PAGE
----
Kelly abruptly cancels media interviews

CBS News

Astronaut Mark Kelly, scheduled to command the shuttle Endeavour's 25th and final mission next month, abruptly removed himself from planned round-robin media interviews Thursday, citing a reluctance to discuss his personal life and that of his wife, Arizona Rep. Gabrielle Giffords, NASA officials announced Wednesday.

Shuttle commander Mark Kelly in a flight simulator during training.
The unprecedented decision came one day after Kelly's twin brother Scott, who returned to Earth March 16 after a 159-day stay aboard the International Space Station, stopped a round of interviews in progress Tuesday morning because of repeated questions about Giffords' condition and her progress recovering from a gunshot wound to the head.

The Arizona Democrat was gravely injured during a shooting spree in Tucson in January. She is recovering in Houston and during a Feb. 4 news conference, Mark Kelly announced he planned to command Endeavour as scheduled. But he would not discuss his wife's recovery or what input she might have had on his decision to fly aboard the shuttle.

"I just don't want to go into details about her condition," Kelly told reporters. "Then people speculate on prognosis. It's just something I don't want to address. We had a discussion but beyond that, it's not something I feel comfortable talking about."

Asked if his wife might attend his launching, Kelly said "absolutely! I have every intention that she'll be there for the launch. I've already talked to her doctors about it. There really shouldn't be any reason why she can't go to the launch."

Kelly's flight -- and Giffords' possible appearance at the Kennedy Space Center for launch -- has generated widespread interest and fueled higher participation than usual in traditional pre-flight briefings planned for Thursday at the Johnson Space Center in Houston.

Kelly conducted several media interviews on his own in the aftermath of the shooting. But the planned interviews Thursday were the first making him available to a large number of reporters.

Before every shuttle flight, NASA holds briefings to help reporters understand the content of a mission and to provide an opportunity for one-on-one round-robin interviews with the crew. It is the only opportunity most reporters have to chat with shuttle crew members for preview stories and backgrounders.

A NASA spokesman said no other shuttle astronaut had ever declined to participate in the one-on-one interviews and dozens of reporters and photographers were expected to be on hand Thursday. Why Kelly waited until the day before the long-planned interviews to make his decision was not known.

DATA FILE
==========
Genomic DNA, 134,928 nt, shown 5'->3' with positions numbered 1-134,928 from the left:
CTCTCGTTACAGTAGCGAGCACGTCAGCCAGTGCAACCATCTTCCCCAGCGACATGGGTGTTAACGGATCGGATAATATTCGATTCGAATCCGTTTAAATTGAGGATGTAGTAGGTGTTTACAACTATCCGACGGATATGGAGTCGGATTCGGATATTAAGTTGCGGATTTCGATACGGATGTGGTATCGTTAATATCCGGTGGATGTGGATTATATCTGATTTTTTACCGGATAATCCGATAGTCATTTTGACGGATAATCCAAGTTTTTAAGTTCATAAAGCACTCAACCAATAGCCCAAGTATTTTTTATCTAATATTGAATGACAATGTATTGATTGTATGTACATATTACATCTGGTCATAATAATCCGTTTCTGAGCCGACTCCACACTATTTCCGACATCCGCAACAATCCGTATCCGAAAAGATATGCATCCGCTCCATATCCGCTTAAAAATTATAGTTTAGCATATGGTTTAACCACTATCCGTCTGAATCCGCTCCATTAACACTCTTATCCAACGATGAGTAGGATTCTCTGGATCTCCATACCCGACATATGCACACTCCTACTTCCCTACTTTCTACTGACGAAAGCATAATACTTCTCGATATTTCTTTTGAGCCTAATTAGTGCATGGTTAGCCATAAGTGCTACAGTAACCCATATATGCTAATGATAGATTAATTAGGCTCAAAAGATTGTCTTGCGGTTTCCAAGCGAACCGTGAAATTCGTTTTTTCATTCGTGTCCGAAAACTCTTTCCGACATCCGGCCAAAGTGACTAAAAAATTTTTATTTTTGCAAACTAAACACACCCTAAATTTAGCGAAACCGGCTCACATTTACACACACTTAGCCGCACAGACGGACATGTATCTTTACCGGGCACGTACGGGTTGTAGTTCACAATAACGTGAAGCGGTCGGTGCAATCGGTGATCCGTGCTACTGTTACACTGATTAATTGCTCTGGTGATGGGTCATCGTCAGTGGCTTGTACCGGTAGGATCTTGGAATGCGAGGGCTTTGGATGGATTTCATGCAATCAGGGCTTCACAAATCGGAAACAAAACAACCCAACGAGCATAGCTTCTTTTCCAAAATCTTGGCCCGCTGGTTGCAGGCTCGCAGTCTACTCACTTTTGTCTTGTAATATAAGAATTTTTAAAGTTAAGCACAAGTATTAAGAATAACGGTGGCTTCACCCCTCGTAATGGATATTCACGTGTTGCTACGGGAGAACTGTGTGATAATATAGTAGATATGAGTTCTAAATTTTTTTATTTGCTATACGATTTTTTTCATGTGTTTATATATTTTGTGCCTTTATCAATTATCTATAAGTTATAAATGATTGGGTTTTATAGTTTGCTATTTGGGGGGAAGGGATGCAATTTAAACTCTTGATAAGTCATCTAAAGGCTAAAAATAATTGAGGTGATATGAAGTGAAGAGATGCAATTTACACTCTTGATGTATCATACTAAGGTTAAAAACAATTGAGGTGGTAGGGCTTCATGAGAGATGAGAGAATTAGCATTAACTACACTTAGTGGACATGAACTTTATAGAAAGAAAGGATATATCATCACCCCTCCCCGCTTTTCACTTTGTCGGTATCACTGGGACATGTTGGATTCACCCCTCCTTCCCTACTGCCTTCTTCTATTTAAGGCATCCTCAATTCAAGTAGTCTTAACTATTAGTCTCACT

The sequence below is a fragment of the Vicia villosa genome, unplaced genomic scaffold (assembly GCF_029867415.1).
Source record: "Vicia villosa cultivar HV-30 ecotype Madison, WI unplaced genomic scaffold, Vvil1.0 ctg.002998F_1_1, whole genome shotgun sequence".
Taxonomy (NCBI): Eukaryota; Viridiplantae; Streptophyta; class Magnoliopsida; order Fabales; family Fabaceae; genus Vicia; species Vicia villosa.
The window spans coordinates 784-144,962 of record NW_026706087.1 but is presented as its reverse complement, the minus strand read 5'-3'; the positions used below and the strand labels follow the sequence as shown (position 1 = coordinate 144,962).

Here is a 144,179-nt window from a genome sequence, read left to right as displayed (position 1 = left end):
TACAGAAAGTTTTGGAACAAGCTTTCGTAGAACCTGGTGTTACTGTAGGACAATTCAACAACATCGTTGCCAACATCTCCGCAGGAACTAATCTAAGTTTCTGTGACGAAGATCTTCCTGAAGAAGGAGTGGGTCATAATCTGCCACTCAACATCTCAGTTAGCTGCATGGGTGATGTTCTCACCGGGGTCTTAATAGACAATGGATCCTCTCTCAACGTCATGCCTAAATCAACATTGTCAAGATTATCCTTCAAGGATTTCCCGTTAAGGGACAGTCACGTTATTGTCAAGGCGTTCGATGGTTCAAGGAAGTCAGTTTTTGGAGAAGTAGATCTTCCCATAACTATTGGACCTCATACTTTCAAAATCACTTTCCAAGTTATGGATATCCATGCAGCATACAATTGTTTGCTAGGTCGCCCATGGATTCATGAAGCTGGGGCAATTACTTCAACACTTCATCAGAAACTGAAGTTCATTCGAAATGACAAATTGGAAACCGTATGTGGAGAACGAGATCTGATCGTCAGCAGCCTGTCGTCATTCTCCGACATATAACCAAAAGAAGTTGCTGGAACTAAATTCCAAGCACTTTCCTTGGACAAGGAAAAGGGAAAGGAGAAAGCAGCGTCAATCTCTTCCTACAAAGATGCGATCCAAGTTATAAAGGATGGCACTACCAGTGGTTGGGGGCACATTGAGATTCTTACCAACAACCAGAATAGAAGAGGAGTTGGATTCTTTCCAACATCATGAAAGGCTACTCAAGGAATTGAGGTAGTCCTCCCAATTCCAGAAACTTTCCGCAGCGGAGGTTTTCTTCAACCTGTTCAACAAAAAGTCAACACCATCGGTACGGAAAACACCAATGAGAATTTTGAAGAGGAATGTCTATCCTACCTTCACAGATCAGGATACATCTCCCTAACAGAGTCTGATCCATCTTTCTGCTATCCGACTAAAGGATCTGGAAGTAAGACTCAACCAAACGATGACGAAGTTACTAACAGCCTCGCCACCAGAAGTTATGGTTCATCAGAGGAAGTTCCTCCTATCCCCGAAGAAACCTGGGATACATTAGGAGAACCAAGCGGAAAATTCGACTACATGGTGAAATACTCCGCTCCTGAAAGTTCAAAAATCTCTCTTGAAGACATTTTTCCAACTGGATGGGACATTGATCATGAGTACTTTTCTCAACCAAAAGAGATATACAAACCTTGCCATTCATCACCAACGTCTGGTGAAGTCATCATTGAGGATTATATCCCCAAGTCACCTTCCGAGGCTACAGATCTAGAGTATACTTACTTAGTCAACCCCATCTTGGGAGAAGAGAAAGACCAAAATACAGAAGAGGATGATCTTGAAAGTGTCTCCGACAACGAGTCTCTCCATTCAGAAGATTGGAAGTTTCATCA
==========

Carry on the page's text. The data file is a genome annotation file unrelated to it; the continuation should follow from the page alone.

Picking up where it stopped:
"As you may know, Mark Kelly has expressed concern, from his past media experience and recent interviews conducted with his brother Scott, that it is difficult to get the media to focus attention on his mission rather than personal family matters," a NASA spokesman said. "He made a request to NASA to cancel these media interviews."

Kelly will participate in a crew news conference and his crewmates -- pilot Gregory H. Johnson, Michael Fincke, Roberto Vittori, Andrew Feustel and Gregory Chamitoff -- will participate in the one-on-one interview sessions as planned. A morning network-only event with the entire crew was canceled.

It remains to be seen whether reporters will honor expected requests not to ask about Giffords during the crew news conference Thursday or what Kelly might do if questions are, in fact, asked.

It also remains to be seen whether Kelly will participate in a traditional launch pad question-and-answer session at the Kennedy Space Center March 31 during training before a dress-rehearsal countdown April 1.

As for Scott Kelly's decision to interrupt his own interviews Tuesday, leaving several news organizations with empty slots in their morning talk show schedules, the NASA spokesman cited a similar reluctance to field repeated questions about Giffords.

"He stopped his (interviews) because of the media, despite being requested by both public affairs and by Scott himself to focus on his flight aboard the station and not on his sister-in-law's condition, the media continued to ask question about his family members. Scott decided to opt out of the rest of the interviews."